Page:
According to 2017 study, families of immigrants in Ontario are less likely to provide consent for organ donation compared with families of longterm residents (46.4 per cent versus 68.8 per cent). Another study shows that immigrants were much less likely to register for deceased organ and tissue donation in Ontario (11.9 per cent versus 26.5 per cent). The largest numbers of unregistered immigrants were from India, China and the Philippines.
Respect for dead bodies manifests itself in diverse ways in different cultures. According to Nazira Tareen, a prominent community builder and spiritual caregiver of Ottawa’s Muslim community, Muslims do not donate bodies for religious reasons.
“[The] Quran wants bodies to be interred as soon as possible after death. Islam forbids defilement of the body whether by dissection, removal of tissues or organs. A dead body deserves dignity with a timely burial,” said Tareen.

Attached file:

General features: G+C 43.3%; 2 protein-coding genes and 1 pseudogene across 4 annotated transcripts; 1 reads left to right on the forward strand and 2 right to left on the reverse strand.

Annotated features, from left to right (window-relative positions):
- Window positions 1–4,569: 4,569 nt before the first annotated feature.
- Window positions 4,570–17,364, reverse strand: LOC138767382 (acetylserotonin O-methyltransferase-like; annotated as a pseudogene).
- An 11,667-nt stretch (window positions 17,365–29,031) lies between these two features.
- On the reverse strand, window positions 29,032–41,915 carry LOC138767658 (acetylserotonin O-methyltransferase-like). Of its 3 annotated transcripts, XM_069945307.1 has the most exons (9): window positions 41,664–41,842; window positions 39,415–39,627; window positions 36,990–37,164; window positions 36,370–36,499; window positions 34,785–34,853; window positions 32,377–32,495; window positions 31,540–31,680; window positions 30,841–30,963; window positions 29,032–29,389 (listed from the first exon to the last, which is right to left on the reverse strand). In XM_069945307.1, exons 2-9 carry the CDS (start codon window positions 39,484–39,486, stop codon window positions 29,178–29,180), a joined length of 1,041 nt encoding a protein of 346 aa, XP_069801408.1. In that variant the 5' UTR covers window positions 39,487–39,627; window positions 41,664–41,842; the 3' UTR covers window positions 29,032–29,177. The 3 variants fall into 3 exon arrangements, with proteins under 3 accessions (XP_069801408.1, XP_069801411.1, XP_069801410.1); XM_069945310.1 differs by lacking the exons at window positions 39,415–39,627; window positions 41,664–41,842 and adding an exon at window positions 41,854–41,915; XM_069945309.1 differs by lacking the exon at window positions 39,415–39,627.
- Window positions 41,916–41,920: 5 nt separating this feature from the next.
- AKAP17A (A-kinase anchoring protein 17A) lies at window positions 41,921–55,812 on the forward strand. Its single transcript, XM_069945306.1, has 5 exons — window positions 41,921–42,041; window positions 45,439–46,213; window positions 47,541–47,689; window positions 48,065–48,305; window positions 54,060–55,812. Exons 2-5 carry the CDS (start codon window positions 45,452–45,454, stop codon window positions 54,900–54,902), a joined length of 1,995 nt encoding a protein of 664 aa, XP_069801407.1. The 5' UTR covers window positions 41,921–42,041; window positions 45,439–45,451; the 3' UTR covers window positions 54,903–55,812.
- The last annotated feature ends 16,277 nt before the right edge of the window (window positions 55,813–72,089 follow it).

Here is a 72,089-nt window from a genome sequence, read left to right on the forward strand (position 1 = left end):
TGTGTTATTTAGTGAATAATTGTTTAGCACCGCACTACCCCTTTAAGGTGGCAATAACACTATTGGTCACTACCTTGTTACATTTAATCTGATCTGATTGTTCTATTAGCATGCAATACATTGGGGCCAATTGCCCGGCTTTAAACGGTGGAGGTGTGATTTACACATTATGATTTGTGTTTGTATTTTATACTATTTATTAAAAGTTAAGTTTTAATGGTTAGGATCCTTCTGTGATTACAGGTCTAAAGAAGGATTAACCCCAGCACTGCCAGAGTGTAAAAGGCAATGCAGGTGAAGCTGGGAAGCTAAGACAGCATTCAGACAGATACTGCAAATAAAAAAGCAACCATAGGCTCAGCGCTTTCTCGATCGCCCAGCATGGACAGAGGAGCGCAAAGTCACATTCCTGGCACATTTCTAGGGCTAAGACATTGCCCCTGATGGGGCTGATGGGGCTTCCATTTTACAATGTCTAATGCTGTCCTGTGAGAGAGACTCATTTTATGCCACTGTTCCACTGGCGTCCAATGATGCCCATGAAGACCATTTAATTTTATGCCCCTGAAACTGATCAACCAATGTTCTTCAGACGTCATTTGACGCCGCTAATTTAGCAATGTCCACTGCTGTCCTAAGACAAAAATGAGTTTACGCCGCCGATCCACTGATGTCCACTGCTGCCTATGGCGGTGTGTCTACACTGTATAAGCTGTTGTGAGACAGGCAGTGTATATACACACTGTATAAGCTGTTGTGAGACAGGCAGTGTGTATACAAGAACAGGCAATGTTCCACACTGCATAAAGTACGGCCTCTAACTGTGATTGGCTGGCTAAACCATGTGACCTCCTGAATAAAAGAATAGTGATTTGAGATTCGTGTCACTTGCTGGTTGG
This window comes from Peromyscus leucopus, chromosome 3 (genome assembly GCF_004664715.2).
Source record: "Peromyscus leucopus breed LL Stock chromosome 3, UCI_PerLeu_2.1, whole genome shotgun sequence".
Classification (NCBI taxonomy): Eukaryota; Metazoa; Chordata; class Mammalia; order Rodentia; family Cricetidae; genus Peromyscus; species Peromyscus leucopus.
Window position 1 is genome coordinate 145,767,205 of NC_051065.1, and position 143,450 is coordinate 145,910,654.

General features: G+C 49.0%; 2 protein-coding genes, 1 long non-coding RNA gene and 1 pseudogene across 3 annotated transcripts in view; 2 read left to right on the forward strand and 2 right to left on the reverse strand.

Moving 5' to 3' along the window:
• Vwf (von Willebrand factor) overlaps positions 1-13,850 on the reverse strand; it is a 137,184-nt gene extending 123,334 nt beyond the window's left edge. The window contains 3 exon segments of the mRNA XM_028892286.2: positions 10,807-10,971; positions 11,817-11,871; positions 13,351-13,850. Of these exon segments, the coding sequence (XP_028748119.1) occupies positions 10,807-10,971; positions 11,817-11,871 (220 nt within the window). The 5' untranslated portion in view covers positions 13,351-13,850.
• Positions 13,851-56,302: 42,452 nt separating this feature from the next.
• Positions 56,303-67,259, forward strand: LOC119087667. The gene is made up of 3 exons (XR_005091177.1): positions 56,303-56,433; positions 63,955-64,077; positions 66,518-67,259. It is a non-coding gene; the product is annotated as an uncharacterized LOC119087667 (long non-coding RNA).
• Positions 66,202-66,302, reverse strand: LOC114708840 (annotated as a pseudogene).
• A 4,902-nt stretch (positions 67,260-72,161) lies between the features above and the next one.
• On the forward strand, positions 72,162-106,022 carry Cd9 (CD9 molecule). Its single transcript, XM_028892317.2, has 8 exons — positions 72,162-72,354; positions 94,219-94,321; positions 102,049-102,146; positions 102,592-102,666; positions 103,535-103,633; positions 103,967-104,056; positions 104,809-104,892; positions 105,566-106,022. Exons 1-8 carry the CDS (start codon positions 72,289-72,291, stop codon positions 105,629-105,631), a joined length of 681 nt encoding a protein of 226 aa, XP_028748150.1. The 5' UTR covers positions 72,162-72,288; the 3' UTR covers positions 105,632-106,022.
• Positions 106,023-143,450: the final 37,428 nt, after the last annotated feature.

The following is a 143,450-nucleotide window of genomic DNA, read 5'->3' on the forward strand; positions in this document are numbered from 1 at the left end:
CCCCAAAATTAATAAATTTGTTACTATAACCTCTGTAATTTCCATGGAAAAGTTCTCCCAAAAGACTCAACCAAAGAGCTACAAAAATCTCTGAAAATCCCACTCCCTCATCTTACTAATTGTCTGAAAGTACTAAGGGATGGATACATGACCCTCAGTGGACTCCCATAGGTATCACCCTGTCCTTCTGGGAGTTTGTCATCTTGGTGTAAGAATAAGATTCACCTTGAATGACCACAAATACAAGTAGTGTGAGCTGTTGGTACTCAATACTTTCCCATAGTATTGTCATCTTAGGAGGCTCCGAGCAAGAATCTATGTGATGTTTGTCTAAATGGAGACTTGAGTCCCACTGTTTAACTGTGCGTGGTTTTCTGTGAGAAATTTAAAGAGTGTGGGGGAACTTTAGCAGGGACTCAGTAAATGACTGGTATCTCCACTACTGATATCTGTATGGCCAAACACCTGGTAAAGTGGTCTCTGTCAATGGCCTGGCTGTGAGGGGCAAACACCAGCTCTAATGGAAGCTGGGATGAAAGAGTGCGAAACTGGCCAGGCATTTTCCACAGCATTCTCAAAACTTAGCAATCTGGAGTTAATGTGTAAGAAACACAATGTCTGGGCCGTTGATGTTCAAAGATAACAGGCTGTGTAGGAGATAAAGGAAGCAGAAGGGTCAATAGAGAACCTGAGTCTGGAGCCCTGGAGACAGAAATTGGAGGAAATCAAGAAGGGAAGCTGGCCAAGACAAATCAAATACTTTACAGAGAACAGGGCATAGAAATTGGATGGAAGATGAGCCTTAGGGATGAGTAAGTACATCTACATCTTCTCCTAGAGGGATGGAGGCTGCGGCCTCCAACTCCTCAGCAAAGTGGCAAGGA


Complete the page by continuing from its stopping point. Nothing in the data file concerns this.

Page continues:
“We pay spiritual importance to an ‘intact’ body by following the standard practices of shrouding the body with five yards of white cloth and a coffin,” according to Tareen.
Table above shows that families of immigrants were less likely to provide consent compared with families of long-term residents (46.4% [135 of 291] vs 68.8% [1777 of 2582]). It also showcases the number of immigrant families who provided consent to organ donation by region of birth. Table made by Daphné Dossios with data found on Familial Consent for Deceased Organ Donation Among Immigrants and Long-term Residents in Ontario, Canada: A Population-Based Retrospective Cohort Study